This cool book can catch your attention. From this book, I learned to never give up, like the Hardy Boys, they never give up on finding this guy named Viscenzo
Malik Mohammed
I thing it is good because it is about action,mystery and cliff-hanging suspense. i like those kind of
books and there is no many characters and it is kind of funny.
Eric Lin
I am on page 55. Frank and Joe are helping someone save his son. his son got kidnapped and they are trying to save him. They are trying to be a disguise.
♆ BookAddict  ✒ La Crimson Femme
I think the Hardy Boy books helped me with learning deductive and inductive skills. I had to work through logic. Who knew? I enjoyed all these books.
Apr 08, 2010 Brendan added it
Shelves: for-younguns
I read a lot of Hardy Boys books since my grammar school's library carried them. I remember reading ths one, not so much the other titles though.
Ruthie Jones
I read the Hardy Boys books (and Nancy Drew) when I was a child. The stories are old fashioned, but that's why I like them so much.
They were constantly being captured and it ended somewhat abruptly, but pretty good for a Hardy Boys book.
I love how in depth this book was. It was soo good. Better then all the others i've read so far.
This may seem weird 'cause I'm a girl, but I actually like the Hardy Boys better than Nancy Drew.
This is one in the whole series that is finally good, but the first and second one.
Jim Sampson
A fun and enjoyable read. This time they are led to mexico in their investigation.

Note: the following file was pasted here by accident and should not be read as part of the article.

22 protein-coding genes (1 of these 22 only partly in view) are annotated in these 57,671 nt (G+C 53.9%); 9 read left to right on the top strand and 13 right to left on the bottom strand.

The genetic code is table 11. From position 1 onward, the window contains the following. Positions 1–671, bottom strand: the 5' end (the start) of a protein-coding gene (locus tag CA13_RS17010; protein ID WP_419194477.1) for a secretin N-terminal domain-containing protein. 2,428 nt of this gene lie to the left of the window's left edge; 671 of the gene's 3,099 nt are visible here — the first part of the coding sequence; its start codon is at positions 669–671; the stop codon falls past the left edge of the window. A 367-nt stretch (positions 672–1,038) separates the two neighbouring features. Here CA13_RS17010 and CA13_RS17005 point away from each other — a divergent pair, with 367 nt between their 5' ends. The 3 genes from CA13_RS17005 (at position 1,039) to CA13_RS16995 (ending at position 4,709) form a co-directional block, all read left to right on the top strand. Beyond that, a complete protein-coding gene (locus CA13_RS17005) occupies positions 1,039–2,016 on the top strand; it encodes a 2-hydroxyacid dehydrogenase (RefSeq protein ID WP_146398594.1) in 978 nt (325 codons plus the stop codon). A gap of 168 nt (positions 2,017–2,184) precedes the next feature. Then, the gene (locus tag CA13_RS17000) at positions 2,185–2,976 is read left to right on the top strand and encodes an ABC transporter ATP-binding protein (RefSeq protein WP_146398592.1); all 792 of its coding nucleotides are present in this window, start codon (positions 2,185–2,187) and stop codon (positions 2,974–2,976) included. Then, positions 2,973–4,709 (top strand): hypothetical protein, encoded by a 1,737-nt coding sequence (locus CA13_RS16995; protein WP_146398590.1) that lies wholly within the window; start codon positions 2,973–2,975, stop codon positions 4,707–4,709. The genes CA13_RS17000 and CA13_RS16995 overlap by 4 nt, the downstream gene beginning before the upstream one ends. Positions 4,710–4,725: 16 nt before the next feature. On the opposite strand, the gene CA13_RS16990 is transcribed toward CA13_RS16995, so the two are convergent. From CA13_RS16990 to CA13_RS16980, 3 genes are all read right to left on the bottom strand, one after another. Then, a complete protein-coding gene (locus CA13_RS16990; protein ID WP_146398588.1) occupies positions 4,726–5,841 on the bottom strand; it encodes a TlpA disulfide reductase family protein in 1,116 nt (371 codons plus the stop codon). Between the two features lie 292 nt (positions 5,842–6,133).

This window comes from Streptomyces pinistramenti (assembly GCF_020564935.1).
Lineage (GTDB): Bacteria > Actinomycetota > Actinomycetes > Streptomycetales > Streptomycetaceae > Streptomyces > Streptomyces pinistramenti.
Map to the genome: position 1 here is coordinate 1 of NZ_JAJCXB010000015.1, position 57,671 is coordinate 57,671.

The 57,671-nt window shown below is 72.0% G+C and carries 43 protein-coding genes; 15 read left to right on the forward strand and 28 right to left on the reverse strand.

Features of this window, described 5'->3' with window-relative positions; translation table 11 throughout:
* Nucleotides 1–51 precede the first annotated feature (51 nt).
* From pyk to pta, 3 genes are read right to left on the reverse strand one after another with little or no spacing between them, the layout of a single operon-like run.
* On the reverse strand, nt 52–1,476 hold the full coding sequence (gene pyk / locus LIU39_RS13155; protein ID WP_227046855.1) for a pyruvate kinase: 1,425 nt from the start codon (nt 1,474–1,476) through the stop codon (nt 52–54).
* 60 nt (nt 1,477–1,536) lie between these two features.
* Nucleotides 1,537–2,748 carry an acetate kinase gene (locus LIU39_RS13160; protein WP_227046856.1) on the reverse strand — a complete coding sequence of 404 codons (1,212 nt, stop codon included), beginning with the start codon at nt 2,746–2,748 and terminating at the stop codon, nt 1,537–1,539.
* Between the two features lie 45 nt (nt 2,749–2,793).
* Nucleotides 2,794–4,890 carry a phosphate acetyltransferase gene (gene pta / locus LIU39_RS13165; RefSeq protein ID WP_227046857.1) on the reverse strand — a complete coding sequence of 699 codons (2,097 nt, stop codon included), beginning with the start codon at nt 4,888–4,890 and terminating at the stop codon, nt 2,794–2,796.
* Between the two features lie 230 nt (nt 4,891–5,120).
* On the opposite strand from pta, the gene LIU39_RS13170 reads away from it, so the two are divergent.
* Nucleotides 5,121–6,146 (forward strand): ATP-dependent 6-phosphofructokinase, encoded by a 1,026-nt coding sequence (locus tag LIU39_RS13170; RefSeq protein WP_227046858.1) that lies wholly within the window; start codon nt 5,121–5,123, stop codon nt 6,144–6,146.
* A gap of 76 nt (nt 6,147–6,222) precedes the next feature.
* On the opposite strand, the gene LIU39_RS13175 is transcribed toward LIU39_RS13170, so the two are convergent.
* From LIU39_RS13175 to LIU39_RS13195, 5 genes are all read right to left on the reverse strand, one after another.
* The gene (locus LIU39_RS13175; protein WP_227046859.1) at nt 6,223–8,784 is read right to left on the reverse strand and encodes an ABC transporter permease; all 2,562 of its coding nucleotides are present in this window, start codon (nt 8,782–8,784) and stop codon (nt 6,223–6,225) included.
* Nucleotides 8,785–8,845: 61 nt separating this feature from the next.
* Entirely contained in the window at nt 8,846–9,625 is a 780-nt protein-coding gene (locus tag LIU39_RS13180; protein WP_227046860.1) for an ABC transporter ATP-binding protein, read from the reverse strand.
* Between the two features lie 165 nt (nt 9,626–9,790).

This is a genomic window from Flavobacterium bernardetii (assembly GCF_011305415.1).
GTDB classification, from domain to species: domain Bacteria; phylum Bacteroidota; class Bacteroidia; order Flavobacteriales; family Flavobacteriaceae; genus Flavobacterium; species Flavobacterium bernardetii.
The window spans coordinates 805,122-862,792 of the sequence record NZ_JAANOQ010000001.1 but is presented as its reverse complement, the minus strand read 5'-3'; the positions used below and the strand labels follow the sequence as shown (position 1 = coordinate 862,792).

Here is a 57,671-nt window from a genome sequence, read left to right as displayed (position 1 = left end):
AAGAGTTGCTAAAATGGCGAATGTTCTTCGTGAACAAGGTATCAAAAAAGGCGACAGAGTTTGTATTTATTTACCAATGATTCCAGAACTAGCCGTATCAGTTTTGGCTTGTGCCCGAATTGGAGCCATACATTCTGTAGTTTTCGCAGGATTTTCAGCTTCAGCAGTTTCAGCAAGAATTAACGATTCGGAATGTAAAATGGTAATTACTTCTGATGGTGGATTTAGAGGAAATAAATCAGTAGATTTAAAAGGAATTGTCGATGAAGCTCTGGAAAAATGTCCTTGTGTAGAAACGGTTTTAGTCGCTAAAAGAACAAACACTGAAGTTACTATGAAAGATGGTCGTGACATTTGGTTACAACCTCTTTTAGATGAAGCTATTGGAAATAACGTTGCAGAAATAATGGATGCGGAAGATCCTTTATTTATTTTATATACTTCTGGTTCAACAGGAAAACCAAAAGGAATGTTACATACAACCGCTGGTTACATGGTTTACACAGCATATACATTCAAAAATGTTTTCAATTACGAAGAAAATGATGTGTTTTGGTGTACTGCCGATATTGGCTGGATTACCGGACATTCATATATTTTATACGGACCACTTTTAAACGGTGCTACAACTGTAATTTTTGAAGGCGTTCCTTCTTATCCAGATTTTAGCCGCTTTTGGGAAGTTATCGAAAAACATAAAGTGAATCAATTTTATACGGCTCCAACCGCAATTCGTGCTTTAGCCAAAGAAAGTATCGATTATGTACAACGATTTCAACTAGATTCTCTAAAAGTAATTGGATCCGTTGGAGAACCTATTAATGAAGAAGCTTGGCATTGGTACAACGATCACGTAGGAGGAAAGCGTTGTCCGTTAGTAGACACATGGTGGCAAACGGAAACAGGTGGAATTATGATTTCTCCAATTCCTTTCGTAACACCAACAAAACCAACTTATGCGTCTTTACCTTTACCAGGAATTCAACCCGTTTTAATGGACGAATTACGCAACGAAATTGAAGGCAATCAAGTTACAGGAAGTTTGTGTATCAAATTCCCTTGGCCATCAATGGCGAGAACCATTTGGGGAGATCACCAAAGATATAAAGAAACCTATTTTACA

One of the better ones of the few I read, as I remember.
Valkyrie Oracle
My book was published in 1967 with that year's cover.
Thomas Leip

I think I'm getting a clue...
read when I was 10 through 13
Marts  (Thinker)
Hardy Boys Mexico mystery
Read in 2005.
Partridge Public
Sep 20, 2007 Partridge Public added it
Recommends it for: JF Dix
Shelves: juniorfiction
Dixon, Franklin W.
Oct 21, 2013 PWRL marked it as to-read
Shelves: 2013-new
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Franklin W. Dixon is the pen name used by a variety of different authors (Leslie McFarlane, a Canadian author, being the first) who wrote The Hardy Boys novels for the Stratemeyer Syndicate (now owned by Simon & Schuster). This pseudonym was also used for the Ted Scott Flying Stories series.
More about Franklin W. Dixon...

Other Books in the Series

The Hardy Boys (1 - 10 of 241 books)
  • The Tower Treasure (Hardy Boys, #1)
  • The House on the Cliff (Hardy Boys, #2)
  • The Secret of the Old Mill (Hardy Boys, #3)
  • The Missing Chums (Hardy Boys, #4)
  • Hunting for Hidden Gold (Hardy Boys, #5)
  • The Shore Road Mystery (Hardy Boys, #6)
  • The Secret of the Caves (Hardy Boys, #7)
  • The Mystery of Cabin Island (Hardy Boys, #8)
  • The Great Airport Mystery (Hardy Boys, #9)
  • What Happened at Midnight (Hardy Boys, #10)
The Tower Treasure (Hardy Boys, #1) The House on the Cliff (Hardy Boys, #2) The Secret of the Old Mill (Hardy Boys, #3) Hardy Boys Complete Series Set Books 1-66 (The Hardy Boys #1-66) The Missing Chums (Hardy Boys, #4)